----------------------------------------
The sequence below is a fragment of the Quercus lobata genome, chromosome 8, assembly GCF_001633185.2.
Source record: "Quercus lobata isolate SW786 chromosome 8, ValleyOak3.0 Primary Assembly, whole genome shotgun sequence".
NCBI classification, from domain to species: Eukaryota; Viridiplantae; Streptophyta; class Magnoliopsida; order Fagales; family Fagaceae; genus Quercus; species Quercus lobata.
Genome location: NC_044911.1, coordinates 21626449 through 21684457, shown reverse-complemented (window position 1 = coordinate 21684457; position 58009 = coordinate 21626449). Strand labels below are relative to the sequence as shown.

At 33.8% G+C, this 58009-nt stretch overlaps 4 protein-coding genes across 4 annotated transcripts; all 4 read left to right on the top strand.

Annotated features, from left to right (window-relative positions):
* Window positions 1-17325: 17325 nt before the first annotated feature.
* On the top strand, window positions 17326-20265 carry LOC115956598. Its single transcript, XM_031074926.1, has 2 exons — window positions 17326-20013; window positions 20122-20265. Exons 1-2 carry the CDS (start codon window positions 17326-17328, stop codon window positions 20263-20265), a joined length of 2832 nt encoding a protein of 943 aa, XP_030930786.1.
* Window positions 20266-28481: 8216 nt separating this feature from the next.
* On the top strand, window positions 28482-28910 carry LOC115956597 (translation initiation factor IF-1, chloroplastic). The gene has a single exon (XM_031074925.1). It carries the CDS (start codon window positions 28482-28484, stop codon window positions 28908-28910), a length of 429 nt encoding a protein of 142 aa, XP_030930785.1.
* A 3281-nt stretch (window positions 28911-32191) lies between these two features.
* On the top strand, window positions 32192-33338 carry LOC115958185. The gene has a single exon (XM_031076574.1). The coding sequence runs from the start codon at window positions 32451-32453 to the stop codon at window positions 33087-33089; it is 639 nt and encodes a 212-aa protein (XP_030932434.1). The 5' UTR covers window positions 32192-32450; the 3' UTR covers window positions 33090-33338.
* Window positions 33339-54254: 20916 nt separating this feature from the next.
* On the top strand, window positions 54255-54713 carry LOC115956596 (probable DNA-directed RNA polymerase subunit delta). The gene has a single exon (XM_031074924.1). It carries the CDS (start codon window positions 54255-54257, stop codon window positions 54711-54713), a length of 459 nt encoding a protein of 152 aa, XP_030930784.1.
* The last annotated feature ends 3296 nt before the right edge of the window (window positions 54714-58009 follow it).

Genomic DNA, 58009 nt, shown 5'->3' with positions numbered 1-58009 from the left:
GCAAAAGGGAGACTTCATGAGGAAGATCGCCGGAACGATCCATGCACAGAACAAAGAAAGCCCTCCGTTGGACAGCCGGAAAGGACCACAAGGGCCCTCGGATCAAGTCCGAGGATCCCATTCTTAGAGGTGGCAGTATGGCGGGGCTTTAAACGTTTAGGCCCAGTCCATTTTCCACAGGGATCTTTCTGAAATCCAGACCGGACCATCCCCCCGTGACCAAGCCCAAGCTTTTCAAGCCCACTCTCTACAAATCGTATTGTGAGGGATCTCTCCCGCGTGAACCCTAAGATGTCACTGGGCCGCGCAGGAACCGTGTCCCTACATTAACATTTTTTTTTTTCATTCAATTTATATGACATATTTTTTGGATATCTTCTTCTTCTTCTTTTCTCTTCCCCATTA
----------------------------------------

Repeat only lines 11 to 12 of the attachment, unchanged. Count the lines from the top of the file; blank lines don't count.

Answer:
* A 3281-nt stretch (window positions 28911-32191) lies between these two features.
* On the top strand, window positions 32192-33338 carry LOC115958185. The gene has a single exon (XM_031076574.1). The coding sequence runs from the start codon at window positions 32451-32453 to the stop codon at window positions 33087-33089; it is 639 nt and encodes a 212-aa protein (XP_030932434.1). The 5' UTR covers window positions 32192-32450; the 3' UTR covers window positions 33090-33338.